An excerpt from the book, Life With Pop: Lessons On Caring For An Aging Parent, by Janis Abrahms Spring, Ph.D., with Michael Spring.
January 5, 2002
Seven-ten, Saturday morning. The phone rings. It’s Pop.
“I can’t find my watch,” he declares. “The girl must have taken it. What’s her number?”
I can hear the anxiety in his voice. The “girl” is Ann, his caretaker — the devoted nanny who comes in weekday mornings for an hour to get him up and running. She’s a responsible, intelligent woman in her midthirties, with a warm olive complexion that rivals Halle Berry’s. If Ann is dishonest, then Dad is a 007 agent.
Poor Dad, getting so worked up about a watch straight from a Delray Beach flea market with a faux-lizard band. It’s an ailment endemic to the elderly — blaming others for their own absentmindedness. I suppose it’s easier for Dad to fault a black aide from Jamaica than the real villain — old age.
What to do? He’s visibly agitated, and I want to soothe him, but I can’t validate his reality at Ann’s expense. It’s not fair to her. And we can’t afford to lose her.
“Dad,” I say gently, “I’m sure the watch is around. Maybe you could call Ann and ask her to help you find it.”
I give him her number. At noon he calls back. “Jan, I’ve got a problem. I called what’s-her-name. She said, ‘Do you want me to come over?’ I asked, ‘Are you in the neighborhood?’ ‘No,’ she said, ‘but I’m happy to help.’”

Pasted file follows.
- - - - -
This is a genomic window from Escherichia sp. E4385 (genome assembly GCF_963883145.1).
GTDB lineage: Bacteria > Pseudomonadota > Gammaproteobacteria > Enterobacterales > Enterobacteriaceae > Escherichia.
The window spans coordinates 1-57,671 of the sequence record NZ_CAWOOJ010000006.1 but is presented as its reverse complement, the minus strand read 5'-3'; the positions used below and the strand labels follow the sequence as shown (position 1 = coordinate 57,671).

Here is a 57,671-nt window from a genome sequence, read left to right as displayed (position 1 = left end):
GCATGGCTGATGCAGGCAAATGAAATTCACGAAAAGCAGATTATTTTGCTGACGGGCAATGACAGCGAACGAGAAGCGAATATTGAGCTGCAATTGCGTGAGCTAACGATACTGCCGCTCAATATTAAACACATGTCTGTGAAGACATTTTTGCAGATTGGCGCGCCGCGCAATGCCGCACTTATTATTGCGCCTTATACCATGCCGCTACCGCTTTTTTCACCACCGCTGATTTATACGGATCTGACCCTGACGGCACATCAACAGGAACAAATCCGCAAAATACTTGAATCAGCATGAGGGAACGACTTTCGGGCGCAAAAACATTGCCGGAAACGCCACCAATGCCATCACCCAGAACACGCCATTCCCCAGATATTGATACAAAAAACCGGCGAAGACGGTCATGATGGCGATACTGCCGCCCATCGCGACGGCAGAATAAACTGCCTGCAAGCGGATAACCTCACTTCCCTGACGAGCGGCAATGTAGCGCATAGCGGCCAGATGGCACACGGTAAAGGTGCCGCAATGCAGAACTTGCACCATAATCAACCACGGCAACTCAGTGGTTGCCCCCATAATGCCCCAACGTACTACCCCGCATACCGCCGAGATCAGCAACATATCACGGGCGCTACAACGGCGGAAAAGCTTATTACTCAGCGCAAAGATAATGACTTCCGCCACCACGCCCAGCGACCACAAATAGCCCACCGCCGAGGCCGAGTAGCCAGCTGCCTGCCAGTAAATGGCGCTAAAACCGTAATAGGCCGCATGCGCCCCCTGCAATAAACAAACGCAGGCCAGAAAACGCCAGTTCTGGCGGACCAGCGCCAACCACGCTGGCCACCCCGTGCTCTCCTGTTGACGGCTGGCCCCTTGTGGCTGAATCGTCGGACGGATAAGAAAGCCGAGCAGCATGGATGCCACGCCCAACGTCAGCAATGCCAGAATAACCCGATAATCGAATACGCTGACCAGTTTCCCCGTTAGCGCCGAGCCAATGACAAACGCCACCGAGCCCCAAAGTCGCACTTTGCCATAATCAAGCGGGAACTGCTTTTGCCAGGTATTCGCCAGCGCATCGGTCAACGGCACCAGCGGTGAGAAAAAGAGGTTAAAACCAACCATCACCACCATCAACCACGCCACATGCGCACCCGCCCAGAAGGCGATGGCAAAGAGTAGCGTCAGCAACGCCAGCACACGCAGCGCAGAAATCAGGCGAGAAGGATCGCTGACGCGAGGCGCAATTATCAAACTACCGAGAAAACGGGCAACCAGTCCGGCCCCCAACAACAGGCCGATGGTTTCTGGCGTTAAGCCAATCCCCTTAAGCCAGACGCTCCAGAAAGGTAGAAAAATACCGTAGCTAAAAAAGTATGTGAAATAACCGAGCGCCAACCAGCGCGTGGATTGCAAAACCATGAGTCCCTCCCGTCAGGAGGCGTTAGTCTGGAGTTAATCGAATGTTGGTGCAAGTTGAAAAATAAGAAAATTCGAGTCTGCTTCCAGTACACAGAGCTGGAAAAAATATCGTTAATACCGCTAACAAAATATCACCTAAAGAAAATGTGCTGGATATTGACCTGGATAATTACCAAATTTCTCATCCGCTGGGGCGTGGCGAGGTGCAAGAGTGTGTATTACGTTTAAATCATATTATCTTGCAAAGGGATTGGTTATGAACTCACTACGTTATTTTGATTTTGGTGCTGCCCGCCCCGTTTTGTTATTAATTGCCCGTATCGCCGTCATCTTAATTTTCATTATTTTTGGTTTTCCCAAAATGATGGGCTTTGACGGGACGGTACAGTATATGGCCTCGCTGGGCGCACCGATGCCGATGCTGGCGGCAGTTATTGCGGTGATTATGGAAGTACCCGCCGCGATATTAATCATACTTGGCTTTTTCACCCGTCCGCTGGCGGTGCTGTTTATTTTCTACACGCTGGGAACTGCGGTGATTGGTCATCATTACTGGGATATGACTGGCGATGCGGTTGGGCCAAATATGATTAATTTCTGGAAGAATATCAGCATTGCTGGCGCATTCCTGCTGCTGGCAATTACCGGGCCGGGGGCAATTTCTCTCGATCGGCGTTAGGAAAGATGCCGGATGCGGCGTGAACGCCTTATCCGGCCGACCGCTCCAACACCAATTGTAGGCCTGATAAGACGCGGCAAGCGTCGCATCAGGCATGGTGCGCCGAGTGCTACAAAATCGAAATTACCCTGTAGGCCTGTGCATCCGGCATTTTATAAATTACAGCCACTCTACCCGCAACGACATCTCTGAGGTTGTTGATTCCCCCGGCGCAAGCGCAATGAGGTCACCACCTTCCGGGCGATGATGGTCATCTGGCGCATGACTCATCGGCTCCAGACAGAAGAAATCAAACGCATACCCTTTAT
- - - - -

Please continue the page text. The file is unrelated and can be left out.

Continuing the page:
Oy. An hour’s drive on her day off.
Dad continues, “She walked in, went under my bed, and pulled out the watch. Just like that. How did she know it was there? Do you think she stole it?”
“Dad, is this your twelve-dollar watch or your good watch?”
A moment passes. “My five-dollar watch,” he jokes.
“Pop, this is what happens when you get old. You think everyone is stealing from you. Ann has done nothing but nice things for you.”
“I know,” he admits. “I don’t trust anyone anymore. So what do I say when I see her tomorrow? Do I ask her how come she knew where to look for the watch?”
“No, Pop. You thank her for coming over Saturday to help you.”
“Okay,” he replies, like a kid. “That’s why I called. That’s why you’re a psychologist. I knew you’d have the answer. Good night.” And he hangs up.
I take a deep breath and imagine what lies ahead for both of us. Is there any question that, one day soon, I too will be on his list of offenders? That before long he won’t realize that it’s his mind, not his watch, that has been stolen?
JANIS ABRAHMS SPRING, PH.D is an award-winning author and board-certified clinical psychologist in private practice for 36 years. Dr. Spring is a recipient of the Connecticut Psychological Association’s Award for Distinguished Contribution to the Practice of Psychology, a former clinical supervisor in the Department of Psychology at Yale University, and a media guest on programs such as NPR and Good Morning America. She and her husband live in Westport, CT. For more information go to: www.janisaspring.com. Copyright 2009.